According to Synergy Sports, the Heat shoot 62% in transition, which is really very good. But, they only run transition plays 12.8% of the time, which is 15th in the league. Think about that. The best team suited to get out and run the fast break only does it 13% of the time and that's 15th worst in the league. Despite being better suited to score in that position than any team in the league (well, the ones that play defense to any degree anyway), they simply don't get the ball out. They are a slow team.

How slow? Pace is a stat which estimates the number of possessions a team plays in per game. More possessions equals a faster game, or pace. The fastest team in the league currently is the Minnesota Timberwolves, which makes sense since their offensive system right now is akin to a flock of birds after a buckshot rings out. Meanwhile the Heat is the fourth slowest team in the league .

Here's the trick. Getting out in transition with the ball in the hands of one of two of the best players in the world is a pretty good plan. Thing is, that involves Erik Spoelstra loosening his grip on the offense. And as Spoelstra is cut from the Pat Riley cloth, that's just not likely to happen. Furthermore, considering James' sometimes questionable ability in decision making with new teammates, the issue gets more complicated.

The Heat need to get out and run, but that would mean a shift in power even more in the balance of James and Wade. And we're already pretty far down that road already.
Posted on: November 10, 2010 10:06 am
Edited on: November 10, 2010 12:07 pm

Game Changer 11.10.10: Fluke or Fact?

Was the Jazz win a fluke or a sign of the Heat's cooler underbelly? Did the Hornets just win with their bench? And are the Cavs leading their freaking division? All this and more in today's GameChanger .
Posted by Matt Moore

Each game is made up of elements which help formulate the outcome. Monday through Friday, we'll bring you the elements from the night before's games in our own specialized version of the game recaps. It's not everything that happened, but it's an insight into what lead to the results you'll see in the box scores. This is the Game Changer.  


So the question is... was this fluke a not? Because the implications are rather significant. Let's not, for a moment, take anything away from the Utah Jazz. They were on the road, in a hostile sleepy environment, and they simply scratched, clawed, and pounded their way to a win over the most star-studded team in the NBA. Down by 20 last night, they roared back in a 72-point second half to defeat the Heat. A huge win for coach Jerry Sloan, a win the team needed, and an amazing night for Jazz fans that shows their tenacity, their heart, and their talent.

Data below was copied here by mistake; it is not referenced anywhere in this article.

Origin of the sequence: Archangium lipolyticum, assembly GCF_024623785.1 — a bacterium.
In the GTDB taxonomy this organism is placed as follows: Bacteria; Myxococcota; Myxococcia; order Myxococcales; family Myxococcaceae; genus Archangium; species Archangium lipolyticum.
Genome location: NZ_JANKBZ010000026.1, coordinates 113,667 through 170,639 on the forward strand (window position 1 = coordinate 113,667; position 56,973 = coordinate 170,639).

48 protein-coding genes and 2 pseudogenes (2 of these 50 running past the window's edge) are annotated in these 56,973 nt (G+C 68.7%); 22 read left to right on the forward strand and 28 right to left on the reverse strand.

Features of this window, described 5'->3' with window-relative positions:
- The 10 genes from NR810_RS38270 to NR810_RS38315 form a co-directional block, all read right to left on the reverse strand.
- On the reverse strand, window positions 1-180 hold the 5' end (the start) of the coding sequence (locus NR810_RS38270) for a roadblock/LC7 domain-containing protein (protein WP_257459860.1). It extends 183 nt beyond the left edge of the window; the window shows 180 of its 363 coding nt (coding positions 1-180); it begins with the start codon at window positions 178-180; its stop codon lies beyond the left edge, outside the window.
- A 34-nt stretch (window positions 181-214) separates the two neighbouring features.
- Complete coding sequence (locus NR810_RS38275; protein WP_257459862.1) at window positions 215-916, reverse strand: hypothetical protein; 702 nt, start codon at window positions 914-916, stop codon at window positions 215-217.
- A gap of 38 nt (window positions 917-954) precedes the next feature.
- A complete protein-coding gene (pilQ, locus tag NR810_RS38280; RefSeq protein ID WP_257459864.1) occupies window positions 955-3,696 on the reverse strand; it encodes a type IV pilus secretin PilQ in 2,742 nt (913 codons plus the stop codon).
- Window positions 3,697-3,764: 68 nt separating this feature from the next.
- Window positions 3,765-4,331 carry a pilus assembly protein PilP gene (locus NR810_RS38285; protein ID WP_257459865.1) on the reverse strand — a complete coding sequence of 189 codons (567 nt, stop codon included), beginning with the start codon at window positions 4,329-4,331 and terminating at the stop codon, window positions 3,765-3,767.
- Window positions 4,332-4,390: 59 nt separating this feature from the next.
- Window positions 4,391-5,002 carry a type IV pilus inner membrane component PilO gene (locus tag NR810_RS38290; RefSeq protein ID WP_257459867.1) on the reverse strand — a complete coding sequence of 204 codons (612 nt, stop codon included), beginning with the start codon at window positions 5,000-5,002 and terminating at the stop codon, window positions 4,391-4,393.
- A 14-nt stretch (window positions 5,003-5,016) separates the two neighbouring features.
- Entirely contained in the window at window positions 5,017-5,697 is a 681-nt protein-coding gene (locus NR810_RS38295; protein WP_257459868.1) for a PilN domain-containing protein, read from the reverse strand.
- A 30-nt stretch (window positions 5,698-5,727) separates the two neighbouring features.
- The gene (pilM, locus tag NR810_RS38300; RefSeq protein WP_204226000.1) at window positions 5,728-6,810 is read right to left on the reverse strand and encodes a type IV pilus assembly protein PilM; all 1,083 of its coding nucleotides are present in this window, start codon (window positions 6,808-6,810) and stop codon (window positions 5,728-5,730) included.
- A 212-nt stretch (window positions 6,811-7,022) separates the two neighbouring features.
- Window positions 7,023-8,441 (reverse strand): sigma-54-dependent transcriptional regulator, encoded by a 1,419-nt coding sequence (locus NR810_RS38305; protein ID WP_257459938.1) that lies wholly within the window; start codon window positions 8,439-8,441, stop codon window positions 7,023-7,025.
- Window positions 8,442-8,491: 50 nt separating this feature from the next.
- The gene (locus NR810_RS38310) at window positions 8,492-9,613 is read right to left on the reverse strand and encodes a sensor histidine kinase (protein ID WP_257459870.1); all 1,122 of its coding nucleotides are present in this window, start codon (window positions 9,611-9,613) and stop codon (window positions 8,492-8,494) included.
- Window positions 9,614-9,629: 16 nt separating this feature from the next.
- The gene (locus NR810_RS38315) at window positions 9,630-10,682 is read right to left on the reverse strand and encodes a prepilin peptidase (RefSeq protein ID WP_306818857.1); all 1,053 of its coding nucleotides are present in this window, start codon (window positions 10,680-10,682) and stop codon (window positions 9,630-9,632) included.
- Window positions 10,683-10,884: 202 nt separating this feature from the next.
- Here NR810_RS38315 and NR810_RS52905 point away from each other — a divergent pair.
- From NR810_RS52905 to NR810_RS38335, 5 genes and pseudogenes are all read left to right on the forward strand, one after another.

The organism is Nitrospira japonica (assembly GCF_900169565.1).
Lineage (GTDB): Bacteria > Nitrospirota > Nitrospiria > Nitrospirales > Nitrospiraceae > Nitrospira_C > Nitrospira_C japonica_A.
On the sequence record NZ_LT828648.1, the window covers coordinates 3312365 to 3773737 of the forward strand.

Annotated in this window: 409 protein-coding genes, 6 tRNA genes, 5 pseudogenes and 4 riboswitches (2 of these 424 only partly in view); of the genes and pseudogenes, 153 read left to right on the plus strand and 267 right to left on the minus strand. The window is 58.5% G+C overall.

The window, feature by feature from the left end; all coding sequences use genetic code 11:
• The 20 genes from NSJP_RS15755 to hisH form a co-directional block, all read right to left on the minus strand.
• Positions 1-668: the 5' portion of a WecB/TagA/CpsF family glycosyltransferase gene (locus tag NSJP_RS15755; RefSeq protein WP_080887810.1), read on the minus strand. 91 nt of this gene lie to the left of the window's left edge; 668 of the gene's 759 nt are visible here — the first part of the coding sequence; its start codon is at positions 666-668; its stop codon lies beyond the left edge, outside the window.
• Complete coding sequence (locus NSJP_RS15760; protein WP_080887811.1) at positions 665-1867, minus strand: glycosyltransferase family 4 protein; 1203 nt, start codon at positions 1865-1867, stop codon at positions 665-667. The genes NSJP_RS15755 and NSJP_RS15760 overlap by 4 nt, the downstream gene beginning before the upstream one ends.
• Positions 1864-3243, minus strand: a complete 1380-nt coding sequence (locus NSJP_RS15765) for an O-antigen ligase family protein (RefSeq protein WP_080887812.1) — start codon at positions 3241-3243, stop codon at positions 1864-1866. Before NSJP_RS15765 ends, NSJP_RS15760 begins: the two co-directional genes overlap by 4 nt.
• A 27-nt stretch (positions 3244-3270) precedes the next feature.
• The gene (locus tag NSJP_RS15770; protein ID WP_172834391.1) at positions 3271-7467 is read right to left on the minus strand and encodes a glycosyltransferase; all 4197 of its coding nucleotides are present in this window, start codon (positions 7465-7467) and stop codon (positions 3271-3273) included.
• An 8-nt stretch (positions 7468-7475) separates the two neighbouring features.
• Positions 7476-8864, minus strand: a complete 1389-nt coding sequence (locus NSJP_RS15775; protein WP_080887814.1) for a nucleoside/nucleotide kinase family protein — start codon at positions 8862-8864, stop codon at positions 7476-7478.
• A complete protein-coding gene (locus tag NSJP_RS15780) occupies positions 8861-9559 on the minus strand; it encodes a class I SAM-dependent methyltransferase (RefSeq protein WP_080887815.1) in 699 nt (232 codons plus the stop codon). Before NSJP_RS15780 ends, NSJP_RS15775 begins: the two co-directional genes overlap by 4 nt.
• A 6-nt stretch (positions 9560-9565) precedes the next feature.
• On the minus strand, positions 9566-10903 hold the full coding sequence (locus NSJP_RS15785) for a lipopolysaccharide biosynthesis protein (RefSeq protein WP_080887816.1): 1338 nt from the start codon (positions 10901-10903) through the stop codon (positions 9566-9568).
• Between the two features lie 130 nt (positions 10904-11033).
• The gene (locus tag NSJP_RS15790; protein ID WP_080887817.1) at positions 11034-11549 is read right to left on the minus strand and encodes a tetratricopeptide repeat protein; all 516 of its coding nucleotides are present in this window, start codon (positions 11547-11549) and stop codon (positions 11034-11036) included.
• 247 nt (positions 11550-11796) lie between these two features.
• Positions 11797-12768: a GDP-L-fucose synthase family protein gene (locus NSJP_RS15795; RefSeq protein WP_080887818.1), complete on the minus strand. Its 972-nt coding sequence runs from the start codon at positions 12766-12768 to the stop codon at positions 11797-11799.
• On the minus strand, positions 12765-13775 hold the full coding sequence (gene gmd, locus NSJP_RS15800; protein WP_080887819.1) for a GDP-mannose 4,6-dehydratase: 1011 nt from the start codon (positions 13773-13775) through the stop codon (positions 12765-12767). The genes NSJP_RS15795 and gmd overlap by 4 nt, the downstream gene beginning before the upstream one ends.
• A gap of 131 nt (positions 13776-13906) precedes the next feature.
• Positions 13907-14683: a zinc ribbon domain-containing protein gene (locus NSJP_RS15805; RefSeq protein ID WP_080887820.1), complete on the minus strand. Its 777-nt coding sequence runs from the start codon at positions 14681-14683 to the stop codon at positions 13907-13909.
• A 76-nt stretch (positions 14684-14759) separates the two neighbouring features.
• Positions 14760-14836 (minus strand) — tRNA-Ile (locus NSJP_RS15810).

Now, then.

The Heat won the rebounding battle, 46-44. The Heat split the turnover battle, with each team losing it a dozen times, nothing too egregious. The Heat fouled only 20 times to the Jazz' 32. And until the fourth quarter, they held a significant advantage in shooting percentage, with the Jazz shooting 41% to the Heat's 47%. There were a lot of things that would have to go right in the fourth for the Jazz to force overtime.

They happened.

For starters, the Jazz shot 17 of 23 in the fourth, not Indiana numbers , but still an absurd streak. This was of course capped off by Paul Millsap. Millsap entered last night's game a career 2 of 20 3-point shooter (10%). In the final minute of the game, he drained three 3-pointers, making him perfect on the season, as they were the only 3-pointers he's taken this season. Swish. Swish. Swish. Throw on top of that the 46 point detonation he leveled with the other 37 points, including the two on the tip in to force overtime, and you have an amazing night for Millsap, and a huge outlier in terms of predictable results. The Heat suddenly found themselves dropped from an airplane and happened to land right in the middle of a tornado. That's what we're talking about here in terms of probabilities.

So was it a fluke?

I don't think so.

We see the same pattern carried out across the Heat's three losses. A scoring forward down low who's able to use his size to create points amid the barren trees of Miami (tall, sure, but not great defenders). And a point guard who can tear you up (Deron Williams tallied 14 assists last night). In Boston it was Rondo and Glen Davis; in New Orleans it was Chris Paul and Emeka Okafor. Now Millsap-Williams scratch their names onto the tree trunk of inside-out combos that have cooled the Heat. Furthermore, we see the same kind of discombobulation we've seen all season, especially in crunch time, the same reliance on sub-par players to take the biggest shots ("Eddie House for the win... clang!"), the same lackadaisical performance out of the Heat mentally, and the same defensive breakdowns in the biggest moments.